Eagle Mask by Lyle Wilson Depicts Pride, Beauty of B.C.’s Haisla People

The Allard School of Law gratefully acknowledges Peter A. Allard, Q.C. for providing this gift of art, currently displayed in the Law Library at Allard Hall.

The Eagle Mask, carved by artist Lyle Wilson in 1989, represents the ancestral crest of the Eagle Clan of the Haisla people in Kitamaat, B.C.

Inspired by eagles and the Haisla people’s admiration and adoption of many traits of the bird, Wilson says he was influenced by Haisla art in his formative years.

“The mid-coast of British Columbia, at the head of Douglas Channel,” says Wilson, “is our home, Kitamaat. The name Kitamaat means ‘People of the Snow’ and alludes to the large quantities of snow we experience in the winter.”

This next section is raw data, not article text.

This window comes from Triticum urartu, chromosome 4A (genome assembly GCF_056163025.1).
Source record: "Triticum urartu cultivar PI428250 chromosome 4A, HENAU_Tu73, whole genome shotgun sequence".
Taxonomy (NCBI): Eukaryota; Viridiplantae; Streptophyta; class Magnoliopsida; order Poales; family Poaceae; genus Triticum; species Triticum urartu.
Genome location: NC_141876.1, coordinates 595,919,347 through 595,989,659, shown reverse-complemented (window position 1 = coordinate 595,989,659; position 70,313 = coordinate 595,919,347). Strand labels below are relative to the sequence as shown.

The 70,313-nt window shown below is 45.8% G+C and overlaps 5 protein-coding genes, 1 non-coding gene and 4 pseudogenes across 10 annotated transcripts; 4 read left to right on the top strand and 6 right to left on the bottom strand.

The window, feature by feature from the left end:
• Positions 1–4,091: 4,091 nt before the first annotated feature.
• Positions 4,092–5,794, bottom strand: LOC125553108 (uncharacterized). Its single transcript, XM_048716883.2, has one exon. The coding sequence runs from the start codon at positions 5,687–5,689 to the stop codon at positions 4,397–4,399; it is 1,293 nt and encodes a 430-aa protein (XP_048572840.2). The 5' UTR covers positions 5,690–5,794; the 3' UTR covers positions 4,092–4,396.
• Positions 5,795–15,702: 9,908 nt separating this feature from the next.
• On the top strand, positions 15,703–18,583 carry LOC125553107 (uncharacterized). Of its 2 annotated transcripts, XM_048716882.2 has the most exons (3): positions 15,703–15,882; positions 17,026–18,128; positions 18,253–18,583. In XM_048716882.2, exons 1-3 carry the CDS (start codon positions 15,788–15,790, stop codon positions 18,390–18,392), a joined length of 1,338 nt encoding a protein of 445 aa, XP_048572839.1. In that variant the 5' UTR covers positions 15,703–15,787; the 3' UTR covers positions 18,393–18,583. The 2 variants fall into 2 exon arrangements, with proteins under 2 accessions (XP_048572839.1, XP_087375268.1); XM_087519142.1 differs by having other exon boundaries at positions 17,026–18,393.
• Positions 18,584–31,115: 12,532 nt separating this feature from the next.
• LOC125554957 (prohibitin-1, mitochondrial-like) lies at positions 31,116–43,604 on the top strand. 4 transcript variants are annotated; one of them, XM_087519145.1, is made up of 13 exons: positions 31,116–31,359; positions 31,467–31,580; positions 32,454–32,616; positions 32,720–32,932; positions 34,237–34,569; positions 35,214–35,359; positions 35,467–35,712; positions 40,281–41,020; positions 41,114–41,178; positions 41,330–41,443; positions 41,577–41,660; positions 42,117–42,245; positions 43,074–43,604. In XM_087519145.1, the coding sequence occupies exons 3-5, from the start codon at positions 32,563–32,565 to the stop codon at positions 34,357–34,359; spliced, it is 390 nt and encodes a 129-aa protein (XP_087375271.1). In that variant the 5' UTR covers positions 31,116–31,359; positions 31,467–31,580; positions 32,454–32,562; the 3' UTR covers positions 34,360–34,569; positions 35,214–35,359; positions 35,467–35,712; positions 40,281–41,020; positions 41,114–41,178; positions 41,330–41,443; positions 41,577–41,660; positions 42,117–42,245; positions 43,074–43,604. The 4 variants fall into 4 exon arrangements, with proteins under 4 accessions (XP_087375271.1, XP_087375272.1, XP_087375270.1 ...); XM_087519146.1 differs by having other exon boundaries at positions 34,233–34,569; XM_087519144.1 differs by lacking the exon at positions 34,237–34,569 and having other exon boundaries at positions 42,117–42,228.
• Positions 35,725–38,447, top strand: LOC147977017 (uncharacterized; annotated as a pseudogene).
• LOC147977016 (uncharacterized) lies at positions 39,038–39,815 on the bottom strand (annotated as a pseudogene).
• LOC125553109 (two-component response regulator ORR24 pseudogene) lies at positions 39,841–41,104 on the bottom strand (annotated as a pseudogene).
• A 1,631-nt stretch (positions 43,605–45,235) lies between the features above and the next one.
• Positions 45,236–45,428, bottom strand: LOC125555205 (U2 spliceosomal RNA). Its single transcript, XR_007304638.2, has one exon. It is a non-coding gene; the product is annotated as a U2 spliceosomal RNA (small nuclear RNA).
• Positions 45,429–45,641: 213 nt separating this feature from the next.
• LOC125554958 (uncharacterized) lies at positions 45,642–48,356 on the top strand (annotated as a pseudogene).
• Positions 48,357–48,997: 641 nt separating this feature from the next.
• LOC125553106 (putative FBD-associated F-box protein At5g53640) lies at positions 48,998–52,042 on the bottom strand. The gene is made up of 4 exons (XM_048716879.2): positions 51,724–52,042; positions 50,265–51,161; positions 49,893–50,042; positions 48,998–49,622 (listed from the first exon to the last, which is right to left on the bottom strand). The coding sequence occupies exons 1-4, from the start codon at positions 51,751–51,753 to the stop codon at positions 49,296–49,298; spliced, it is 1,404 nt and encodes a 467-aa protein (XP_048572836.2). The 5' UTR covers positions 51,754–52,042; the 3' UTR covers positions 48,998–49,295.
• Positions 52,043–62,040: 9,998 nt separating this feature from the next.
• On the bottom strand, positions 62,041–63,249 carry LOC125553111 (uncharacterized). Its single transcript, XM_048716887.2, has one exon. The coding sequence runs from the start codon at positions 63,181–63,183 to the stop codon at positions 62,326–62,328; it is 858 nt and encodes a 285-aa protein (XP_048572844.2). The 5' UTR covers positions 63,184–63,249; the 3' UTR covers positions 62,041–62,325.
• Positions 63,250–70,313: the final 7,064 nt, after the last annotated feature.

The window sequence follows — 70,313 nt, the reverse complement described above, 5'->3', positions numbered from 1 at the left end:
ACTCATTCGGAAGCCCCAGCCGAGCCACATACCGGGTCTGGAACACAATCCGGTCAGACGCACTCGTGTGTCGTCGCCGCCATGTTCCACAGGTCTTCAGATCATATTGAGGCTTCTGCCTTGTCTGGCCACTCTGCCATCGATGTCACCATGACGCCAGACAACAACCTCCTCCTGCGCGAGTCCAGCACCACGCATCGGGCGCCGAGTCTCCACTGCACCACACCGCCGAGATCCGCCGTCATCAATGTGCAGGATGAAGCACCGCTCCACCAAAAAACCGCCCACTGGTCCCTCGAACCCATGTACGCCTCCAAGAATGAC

The Eagle Mask represents the universal characteristics of pride, beauty and ferociousness.  The feathers are carved from yellow cedar in the artist’s effort to preserve real eagle feathers.

Lyle Wilson was always conscious and appreciative of Haisla art, but did not pursue art as a possible profession until he attended the University of British Columbia.  At that time he committed to a career in art, leading to further education at the Emily Carr University of Art and Design.  For many years, he was the Artist in Residence at the University Of British Columbia Museum Of Anthropology.

The Allard School of Law gratefully acknowledges Peter A. Allard, Q.C. for providing this gift of art, currently displayed in the Law Library at Allard Hall.

The Eagle Mask was recently acquired from the Inuit Gallery of Vancouver, Ltd.